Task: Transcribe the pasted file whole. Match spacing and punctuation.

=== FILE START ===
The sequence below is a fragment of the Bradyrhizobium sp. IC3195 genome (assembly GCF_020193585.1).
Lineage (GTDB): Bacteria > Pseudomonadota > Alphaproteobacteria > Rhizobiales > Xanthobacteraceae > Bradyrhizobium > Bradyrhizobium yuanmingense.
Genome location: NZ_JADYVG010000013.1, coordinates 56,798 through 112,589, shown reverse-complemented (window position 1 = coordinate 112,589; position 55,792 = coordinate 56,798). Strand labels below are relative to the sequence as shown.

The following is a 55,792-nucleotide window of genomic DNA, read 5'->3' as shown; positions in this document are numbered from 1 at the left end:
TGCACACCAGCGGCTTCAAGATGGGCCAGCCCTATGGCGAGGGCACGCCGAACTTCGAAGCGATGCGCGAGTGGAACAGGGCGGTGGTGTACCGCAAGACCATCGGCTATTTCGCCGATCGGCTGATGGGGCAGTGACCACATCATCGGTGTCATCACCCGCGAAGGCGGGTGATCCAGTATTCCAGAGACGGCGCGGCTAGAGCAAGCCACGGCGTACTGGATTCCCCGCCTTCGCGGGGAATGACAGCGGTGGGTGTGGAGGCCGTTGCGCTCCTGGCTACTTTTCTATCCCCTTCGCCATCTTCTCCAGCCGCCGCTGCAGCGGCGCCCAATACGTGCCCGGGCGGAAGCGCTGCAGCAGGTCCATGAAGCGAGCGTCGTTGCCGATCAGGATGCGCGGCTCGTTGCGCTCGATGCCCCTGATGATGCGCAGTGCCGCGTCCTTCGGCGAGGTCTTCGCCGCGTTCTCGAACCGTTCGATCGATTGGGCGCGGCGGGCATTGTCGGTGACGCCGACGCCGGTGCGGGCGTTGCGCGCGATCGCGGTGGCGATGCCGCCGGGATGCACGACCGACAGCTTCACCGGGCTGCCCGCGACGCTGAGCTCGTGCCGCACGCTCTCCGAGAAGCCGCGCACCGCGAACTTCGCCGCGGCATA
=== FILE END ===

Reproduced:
The sequence below is a fragment of the Bradyrhizobium sp. IC3195 genome (assembly GCF_020193585.1).
Lineage (GTDB): Bacteria > Pseudomonadota > Alphaproteobacteria > Rhizobiales > Xanthobacteraceae > Bradyrhizobium > Bradyrhizobium yuanmingense.
Genome location: NZ_JADYVG010000013.1, coordinates 56,798 through 112,589, shown reverse-complemented (window position 1 = coordinate 112,589; position 55,792 = coordinate 56,798). Strand labels below are relative to the sequence as shown.

The following is a 55,792-nucleotide window of genomic DNA, read 5'->3' as shown; positions in this document are numbered from 1 at the left end:
TGCACACCAGCGGCTTCAAGATGGGCCAGCCCTATGGCGAGGGCACGCCGAACTTCGAAGCGATGCGCGAGTGGAACAGGGCGGTGGTGTACCGCAAGACCATCGGCTATTTCGCCGATCGGCTGATGGGGCAGTGACCACATCATCGGTGTCATCACCCGCGAAGGCGGGTGATCCAGTATTCCAGAGACGGCGCGGCTAGAGCAAGCCACGGCGTACTGGATTCCCCGCCTTCGCGGGGAATGACAGCGGTGGGTGTGGAGGCCGTTGCGCTCCTGGCTACTTTTCTATCCCCTTCGCCATCTTCTCCAGCCGCCGCTGCAGCGGCGCCCAATACGTGCCCGGGCGGAAGCGCTGCAGCAGGTCCATGAAGCGAGCGTCGTTGCCGATCAGGATGCGCGGCTCGTTGCGCTCGATGCCCCTGATGATGCGCAGTGCCGCGTCCTTCGGCGAGGTCTTCGCCGCGTTCTCGAACCGTTCGATCGATTGGGCGCGGCGGGCATTGTCGGTGACGCCGACGCCGGTGCGGGCGTTGCGCGCGATCGCGGTGGCGATGCCGCCGGGATGCACGACCGACAGCTTCACCGGGCTGCCCGCGACGCTGAGCTCGTGCCGCACGCTCTCCGAGAAGCCGCGCACCGCGAACTTCGCCGCGGCATA